Take the 2-minute tour ×
Physics Stack Exchange is a question and answer site for active researchers, academics and students of physics. It's 100% free, no registration required.

A metal ball having temperature of $80^\circ C$ is placed into $m$ grams of water at $0^\circ C$. After ten minutes, it was found that the temperature of ball and water are $60^\circ C$ and $20^\circ C$ respectively. After that the ball (at $60^\circ C$) is placed into another $m$ grams of water at $0^\circ C$. Find the temperature after $10$ minutes.

I tried approaching this by Modification of Newton's Law of Cooling with two initial conditions, I was able to eliminate the constants of integration I am not being able to eliminate the heat transfer coefficient with latter two initial conditions, I am not being able to (Mathematica returns no solution). How do I determinate the temperature after $10$ minutes? Is it not possible to eliminate coefficient of heat transfer with initial conditions?

share|improve this question
add comment

1 Answer 1

up vote 1 down vote accepted

I don't feel like making this overly complicated. The heat flow is proportional to temperature difference so the the temperature difference decays exponentially. Then if it halves in the first ten minutes, it will halve in the second ten minutes. From the first part we know the sphere and water have the same heat capacity so their temperatures changes are equal. So the sphere winds up and 45$^\circ$C and the water at 15$^\circ$C.

Using differential equations

If it is a requirement that you have to use differential equations to solve the problem, then I will redo the first part in terms of differential equations. It's the same logic but I will justify each statement with a differential equation.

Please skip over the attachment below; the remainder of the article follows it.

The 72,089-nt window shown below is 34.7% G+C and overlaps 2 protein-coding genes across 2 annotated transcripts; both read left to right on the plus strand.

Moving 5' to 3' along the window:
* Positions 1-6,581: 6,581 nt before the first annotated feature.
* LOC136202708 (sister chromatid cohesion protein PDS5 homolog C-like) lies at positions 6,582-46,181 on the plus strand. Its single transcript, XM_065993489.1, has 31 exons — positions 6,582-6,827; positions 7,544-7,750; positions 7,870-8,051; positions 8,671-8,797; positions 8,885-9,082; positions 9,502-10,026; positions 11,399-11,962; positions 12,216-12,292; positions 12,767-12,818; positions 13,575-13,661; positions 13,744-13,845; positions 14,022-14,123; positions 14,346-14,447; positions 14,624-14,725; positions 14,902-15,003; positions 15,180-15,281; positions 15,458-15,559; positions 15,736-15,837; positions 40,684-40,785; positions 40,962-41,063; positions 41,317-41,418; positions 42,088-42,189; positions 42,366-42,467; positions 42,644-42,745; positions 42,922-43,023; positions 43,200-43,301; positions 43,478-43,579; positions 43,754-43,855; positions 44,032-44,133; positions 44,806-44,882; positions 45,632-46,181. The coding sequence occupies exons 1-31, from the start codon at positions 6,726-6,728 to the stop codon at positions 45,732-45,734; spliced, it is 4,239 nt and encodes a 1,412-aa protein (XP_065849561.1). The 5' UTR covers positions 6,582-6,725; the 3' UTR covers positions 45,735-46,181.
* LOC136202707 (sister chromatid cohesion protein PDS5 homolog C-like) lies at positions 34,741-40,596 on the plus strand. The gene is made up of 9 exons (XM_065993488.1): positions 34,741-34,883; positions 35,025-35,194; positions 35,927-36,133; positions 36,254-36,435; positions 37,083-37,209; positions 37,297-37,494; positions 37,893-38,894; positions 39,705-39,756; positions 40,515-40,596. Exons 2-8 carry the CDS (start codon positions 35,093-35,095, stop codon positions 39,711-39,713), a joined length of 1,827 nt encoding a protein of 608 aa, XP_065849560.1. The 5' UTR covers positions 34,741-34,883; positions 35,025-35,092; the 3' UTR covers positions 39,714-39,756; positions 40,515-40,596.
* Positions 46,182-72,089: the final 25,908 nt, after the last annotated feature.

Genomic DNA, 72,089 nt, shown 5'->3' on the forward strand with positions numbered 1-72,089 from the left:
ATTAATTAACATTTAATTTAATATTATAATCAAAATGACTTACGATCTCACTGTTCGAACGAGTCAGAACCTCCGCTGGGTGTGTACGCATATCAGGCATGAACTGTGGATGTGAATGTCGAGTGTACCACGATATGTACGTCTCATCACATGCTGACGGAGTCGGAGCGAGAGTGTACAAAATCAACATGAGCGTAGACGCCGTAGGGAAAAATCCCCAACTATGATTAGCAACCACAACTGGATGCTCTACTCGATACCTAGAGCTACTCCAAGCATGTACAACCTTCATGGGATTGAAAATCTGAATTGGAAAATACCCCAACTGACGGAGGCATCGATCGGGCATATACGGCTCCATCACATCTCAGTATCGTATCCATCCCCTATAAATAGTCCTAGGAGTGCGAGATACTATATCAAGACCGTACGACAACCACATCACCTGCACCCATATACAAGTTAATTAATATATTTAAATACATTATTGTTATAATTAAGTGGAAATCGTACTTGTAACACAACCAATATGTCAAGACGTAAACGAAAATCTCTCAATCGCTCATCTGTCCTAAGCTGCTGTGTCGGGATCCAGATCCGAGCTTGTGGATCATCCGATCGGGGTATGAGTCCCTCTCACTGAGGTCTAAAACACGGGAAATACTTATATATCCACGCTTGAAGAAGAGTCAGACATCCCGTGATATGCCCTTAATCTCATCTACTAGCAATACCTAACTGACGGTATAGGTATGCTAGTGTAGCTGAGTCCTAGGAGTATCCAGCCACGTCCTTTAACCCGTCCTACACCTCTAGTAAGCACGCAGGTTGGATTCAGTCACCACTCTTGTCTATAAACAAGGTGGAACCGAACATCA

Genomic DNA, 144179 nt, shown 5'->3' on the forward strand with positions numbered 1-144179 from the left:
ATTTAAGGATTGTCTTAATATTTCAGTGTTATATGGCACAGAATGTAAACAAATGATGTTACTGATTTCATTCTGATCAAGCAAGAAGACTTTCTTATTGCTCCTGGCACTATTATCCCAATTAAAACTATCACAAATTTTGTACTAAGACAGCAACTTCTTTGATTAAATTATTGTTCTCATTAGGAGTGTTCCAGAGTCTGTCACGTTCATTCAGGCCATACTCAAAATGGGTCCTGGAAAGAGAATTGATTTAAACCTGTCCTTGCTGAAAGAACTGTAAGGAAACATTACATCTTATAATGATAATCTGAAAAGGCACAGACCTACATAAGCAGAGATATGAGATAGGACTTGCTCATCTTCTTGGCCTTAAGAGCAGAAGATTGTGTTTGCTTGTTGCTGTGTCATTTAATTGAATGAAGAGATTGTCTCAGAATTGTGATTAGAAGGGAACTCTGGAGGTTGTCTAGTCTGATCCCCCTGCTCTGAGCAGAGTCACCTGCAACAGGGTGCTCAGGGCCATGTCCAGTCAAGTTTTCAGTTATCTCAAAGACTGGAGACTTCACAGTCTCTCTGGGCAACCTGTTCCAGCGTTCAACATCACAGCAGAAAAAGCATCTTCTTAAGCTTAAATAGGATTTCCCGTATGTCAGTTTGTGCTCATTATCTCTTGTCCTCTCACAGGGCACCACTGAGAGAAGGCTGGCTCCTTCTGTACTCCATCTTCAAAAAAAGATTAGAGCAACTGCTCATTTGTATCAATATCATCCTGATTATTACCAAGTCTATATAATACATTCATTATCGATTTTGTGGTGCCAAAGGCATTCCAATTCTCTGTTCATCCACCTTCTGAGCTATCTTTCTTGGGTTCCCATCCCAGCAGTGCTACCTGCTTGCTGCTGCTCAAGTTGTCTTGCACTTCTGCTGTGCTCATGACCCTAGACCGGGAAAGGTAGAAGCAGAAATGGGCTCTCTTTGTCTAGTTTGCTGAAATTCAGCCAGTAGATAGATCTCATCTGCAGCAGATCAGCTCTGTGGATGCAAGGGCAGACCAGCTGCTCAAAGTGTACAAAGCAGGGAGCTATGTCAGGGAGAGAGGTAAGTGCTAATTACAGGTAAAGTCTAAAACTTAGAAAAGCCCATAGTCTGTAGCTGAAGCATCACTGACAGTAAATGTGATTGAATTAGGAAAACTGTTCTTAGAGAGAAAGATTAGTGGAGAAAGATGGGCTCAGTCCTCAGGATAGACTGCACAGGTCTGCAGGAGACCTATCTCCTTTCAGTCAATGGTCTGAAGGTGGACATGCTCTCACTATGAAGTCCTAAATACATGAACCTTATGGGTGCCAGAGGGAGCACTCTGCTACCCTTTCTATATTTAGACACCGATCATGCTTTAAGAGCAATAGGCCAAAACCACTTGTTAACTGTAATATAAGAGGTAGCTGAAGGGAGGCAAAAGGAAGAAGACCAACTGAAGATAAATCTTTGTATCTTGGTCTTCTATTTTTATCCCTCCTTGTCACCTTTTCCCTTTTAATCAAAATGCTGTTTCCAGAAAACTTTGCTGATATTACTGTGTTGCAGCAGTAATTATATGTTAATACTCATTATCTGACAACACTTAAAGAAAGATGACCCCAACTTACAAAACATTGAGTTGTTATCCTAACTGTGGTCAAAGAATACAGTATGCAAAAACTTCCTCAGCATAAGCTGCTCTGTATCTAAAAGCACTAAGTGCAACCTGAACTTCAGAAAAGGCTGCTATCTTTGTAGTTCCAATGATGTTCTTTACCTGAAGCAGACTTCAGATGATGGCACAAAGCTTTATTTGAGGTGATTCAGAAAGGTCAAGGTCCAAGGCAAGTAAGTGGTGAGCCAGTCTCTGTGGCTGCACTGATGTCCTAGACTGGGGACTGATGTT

Let $T_b(t)$ and $T_w(t)$ be the temperature of the ball and water respectively. Let $t_0$ be the time the ball is put in the water and $t_1$ be ten minutes later. Let $t_2$ be the time the ball is put into the other, and $t_3$ be ten minutes after that.

Then we have $$\dot{T}_b = C_{b1}(T_w - T_b)$$ $$\dot{T}_w = C_{w1}(T_b - T_w)$$ $$T_b(t_0) = 80^\circ C$$ $$T_w(t_0) = 0^\circ C$$ $$T_b(t_1) = 60^\circ C$$ $$T_w(t_1) = 20^\circ C$$

and

$$\dot{T}_b = C_{b2}(T_w - T_b)$$ $$\dot{T}_w = C_{w2}(T_b - T_w)$$ $$T_b(t_2) = 60^\circ C$$ $$T_w(t_2) = 0^\circ C$$.

The first observation to make is that since the two volumes of water have the same mass, $C_{b1} = C_{b2} = C_b$ and $C_{w1} = C_{w2} = C_w$.

The first statement I made is that the temperature difference decays exponentially. This is apparent because taking the difference of the equation for $\dot{T}_b$ and $\dot{T}_w$, we get $$ \frac{d}{dt} (T_b - T_w ) = -(C_b + C_w)(T_b - T_w). $$

Thus for the first part $T_b - T_w = (T_b(t_0) - T_w(t_0))\exp(-(C_b + C_w)(t-t_0))$ and so
$(T_b(t_0) - T_w(t_0))\exp(-(C_b + C_w)(t_1-t_0)) = T_b(t_1) - T_w(t_1) = \frac{1}{2}(T_b(t_0) - T_w(t_0))$. It must be that the temperature difference halves in ten minutes: $\exp(-(C_b + C_w)(t_1-t_0)) = \frac{1}{2} = \exp(-(C_b + C_w)(t_3-t_2))$.

Thus $T_b(t_3) - T_w(t_3) =(T_b(t_2) - T_w(t_2))\exp(-(C_b + C_w)(t_3-t_2)) = \frac{1}{2}(T_b(t_2) - T_w(t_2))$. This says the final temperature difference after the second ten minutes must be $30^\circ C$.

The next claim I made is that the water and the ball have the same heat capacity. This is evident since the sum of the temperatures doesn't change. This time we add equations instead of subtracting:

$$ \frac{d}{dt} (T_b + T_w ) = -(C_b - C_w)(T_b - T_w). $$

Thus $T_b + T_w = (T_b(t_0) + T_w(t_0))\exp(-(C_b - C_w)(t-t_0))$ and so
$(T_b(t_0) + T_w(t_0))\exp(-(C_b - C_w)(t_1-t_0)) = T_b(t_1) + T_w(t_1)$. Since $T_b(t_0) + T_w(t_0) = T_b(t_1) + T_w(t_1)$, it must be that $\exp(-(C_b - C_w)(t_1-t_0))=1$ and so $C_b = C_w$, and the sum of the temperatures remains constant.

Thus we have $T_b(t_3)-T_w(t_3) = 30^\circ C$ and $T_b(t_3)+T_w(t_3) = 60^\circ C$, so $T_b(t_3) = 45^\circ C$ and $T_w(t_3) = 15^\circ C$.

share|improve this answer
    
Actually this is differential equation h/w question in mathematical physics. If I write above logic, I would get zero marks. How do I solve that first order system mathematically? –  hasExams Jun 2 '13 at 0:27
add comment

Your Answer

 
discard

By posting your answer, you agree to the privacy policy and terms of service.

Not the answer you're looking for? Browse other questions tagged or ask your own question.